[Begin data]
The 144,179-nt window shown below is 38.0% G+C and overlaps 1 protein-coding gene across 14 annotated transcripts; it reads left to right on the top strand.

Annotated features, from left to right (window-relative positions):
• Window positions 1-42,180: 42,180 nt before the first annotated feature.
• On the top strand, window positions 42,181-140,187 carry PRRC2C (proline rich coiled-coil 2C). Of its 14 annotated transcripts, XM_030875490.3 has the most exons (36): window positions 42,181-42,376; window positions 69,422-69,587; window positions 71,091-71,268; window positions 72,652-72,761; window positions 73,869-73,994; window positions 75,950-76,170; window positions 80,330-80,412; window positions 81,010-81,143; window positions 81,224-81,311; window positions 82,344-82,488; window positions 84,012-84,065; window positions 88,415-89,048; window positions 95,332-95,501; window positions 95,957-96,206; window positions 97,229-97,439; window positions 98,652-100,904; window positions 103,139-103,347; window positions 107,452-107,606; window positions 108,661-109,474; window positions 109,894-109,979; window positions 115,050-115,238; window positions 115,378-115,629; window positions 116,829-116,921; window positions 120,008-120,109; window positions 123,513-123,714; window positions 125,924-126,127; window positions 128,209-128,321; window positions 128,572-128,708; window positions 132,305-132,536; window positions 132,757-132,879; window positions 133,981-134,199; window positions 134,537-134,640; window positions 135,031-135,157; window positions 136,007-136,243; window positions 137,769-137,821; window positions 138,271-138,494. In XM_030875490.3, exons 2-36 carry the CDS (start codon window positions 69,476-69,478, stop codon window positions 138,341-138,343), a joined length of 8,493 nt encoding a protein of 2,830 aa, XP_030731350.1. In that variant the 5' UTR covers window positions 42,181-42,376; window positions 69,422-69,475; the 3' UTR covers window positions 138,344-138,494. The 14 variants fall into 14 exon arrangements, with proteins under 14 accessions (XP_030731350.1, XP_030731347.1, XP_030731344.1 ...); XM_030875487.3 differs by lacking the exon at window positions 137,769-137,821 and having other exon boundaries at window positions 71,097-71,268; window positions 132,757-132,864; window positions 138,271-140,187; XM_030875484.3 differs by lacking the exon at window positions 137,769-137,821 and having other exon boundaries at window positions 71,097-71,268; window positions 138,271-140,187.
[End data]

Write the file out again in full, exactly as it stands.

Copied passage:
The 144,179-nt window shown below is 38.0% G+C and overlaps 1 protein-coding gene across 14 annotated transcripts; it reads left to right on the top strand.

Annotated features, from left to right (window-relative positions):
• Window positions 1-42,180: 42,180 nt before the first annotated feature.
• On the top strand, window positions 42,181-140,187 carry PRRC2C (proline rich coiled-coil 2C). Of its 14 annotated transcripts, XM_030875490.3 has the most exons (36): window positions 42,181-42,376; window positions 69,422-69,587; window positions 71,091-71,268; window positions 72,652-72,761; window positions 73,869-73,994; window positions 75,950-76,170; window positions 80,330-80,412; window positions 81,010-81,143; window positions 81,224-81,311; window positions 82,344-82,488; window positions 84,012-84,065; window positions 88,415-89,048; window positions 95,332-95,501; window positions 95,957-96,206; window positions 97,229-97,439; window positions 98,652-100,904; window positions 103,139-103,347; window positions 107,452-107,606; window positions 108,661-109,474; window positions 109,894-109,979; window positions 115,050-115,238; window positions 115,378-115,629; window positions 116,829-116,921; window positions 120,008-120,109; window positions 123,513-123,714; window positions 125,924-126,127; window positions 128,209-128,321; window positions 128,572-128,708; window positions 132,305-132,536; window positions 132,757-132,879; window positions 133,981-134,199; window positions 134,537-134,640; window positions 135,031-135,157; window positions 136,007-136,243; window positions 137,769-137,821; window positions 138,271-138,494. In XM_030875490.3, exons 2-36 carry the CDS (start codon window positions 69,476-69,478, stop codon window positions 138,341-138,343), a joined length of 8,493 nt encoding a protein of 2,830 aa, XP_030731350.1. In that variant the 5' UTR covers window positions 42,181-42,376; window positions 69,422-69,475; the 3' UTR covers window positions 138,344-138,494. The 14 variants fall into 14 exon arrangements, with proteins under 14 accessions (XP_030731350.1, XP_030731347.1, XP_030731344.1 ...); XM_030875487.3 differs by lacking the exon at window positions 137,769-137,821 and having other exon boundaries at window positions 71,097-71,268; window positions 132,757-132,864; window positions 138,271-140,187; XM_030875484.3 differs by lacking the exon at window positions 137,769-137,821 and having other exon boundaries at window positions 71,097-71,268; window positions 138,271-140,187.